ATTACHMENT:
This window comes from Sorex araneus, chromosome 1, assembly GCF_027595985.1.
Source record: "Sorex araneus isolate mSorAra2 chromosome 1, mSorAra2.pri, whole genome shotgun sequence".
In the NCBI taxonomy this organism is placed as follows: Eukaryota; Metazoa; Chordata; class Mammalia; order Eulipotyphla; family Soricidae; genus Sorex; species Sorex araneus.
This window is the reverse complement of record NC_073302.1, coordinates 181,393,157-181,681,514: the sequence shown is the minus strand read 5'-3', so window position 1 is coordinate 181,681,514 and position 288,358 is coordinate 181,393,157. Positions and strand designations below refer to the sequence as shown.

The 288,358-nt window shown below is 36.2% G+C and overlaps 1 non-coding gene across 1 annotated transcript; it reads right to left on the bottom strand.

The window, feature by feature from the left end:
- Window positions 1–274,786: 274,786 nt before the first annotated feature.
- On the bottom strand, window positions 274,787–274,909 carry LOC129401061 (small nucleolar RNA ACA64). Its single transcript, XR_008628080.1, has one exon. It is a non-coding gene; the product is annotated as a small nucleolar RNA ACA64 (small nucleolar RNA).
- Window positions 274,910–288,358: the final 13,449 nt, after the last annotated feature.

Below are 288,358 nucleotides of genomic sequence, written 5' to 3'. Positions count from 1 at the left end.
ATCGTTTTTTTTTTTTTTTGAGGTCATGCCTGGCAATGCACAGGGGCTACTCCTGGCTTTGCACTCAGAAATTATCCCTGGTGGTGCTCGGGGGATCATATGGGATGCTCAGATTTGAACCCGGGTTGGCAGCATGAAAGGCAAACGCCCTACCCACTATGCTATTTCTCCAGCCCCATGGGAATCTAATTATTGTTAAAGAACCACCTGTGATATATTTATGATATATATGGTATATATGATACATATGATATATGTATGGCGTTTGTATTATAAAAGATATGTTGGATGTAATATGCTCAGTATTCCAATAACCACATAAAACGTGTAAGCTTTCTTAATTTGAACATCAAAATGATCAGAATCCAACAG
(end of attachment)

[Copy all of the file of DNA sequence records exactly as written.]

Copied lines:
This window comes from Sorex araneus, chromosome 1, assembly GCF_027595985.1.
Source record: "Sorex araneus isolate mSorAra2 chromosome 1, mSorAra2.pri, whole genome shotgun sequence".
In the NCBI taxonomy this organism is placed as follows: Eukaryota; Metazoa; Chordata; class Mammalia; order Eulipotyphla; family Soricidae; genus Sorex; species Sorex araneus.
This window is the reverse complement of record NC_073302.1, coordinates 181,393,157-181,681,514: the sequence shown is the minus strand read 5'-3', so window position 1 is coordinate 181,681,514 and position 288,358 is coordinate 181,393,157. Positions and strand designations below refer to the sequence as shown.

The 288,358-nt window shown below is 36.2% G+C and overlaps 1 non-coding gene across 1 annotated transcript; it reads right to left on the bottom strand.

The window, feature by feature from the left end:
- Window positions 1–274,786: 274,786 nt before the first annotated feature.
- On the bottom strand, window positions 274,787–274,909 carry LOC129401061 (small nucleolar RNA ACA64). Its single transcript, XR_008628080.1, has one exon. It is a non-coding gene; the product is annotated as a small nucleolar RNA ACA64 (small nucleolar RNA).
- Window positions 274,910–288,358: the final 13,449 nt, after the last annotated feature.

Below are 288,358 nucleotides of genomic sequence, written 5' to 3'. Positions count from 1 at the left end.
ATCGTTTTTTTTTTTTTTTGAGGTCATGCCTGGCAATGCACAGGGGCTACTCCTGGCTTTGCACTCAGAAATTATCCCTGGTGGTGCTCGGGGGATCATATGGGATGCTCAGATTTGAACCCGGGTTGGCAGCATGAAAGGCAAACGCCCTACCCACTATGCTATTTCTCCAGCCCCATGGGAATCTAATTATTGTTAAAGAACCACCTGTGATATATTTATGATATATATGGTATATATGATACATATGATATATGTATGGCGTTTGTATTATAAAAGATATGTTGGATGTAATATGCTCAGTATTCCAATAACCACATAAAACGTGTAAGCTTTCTTAATTTGAACATCAAAATGATCAGAATCCAACAG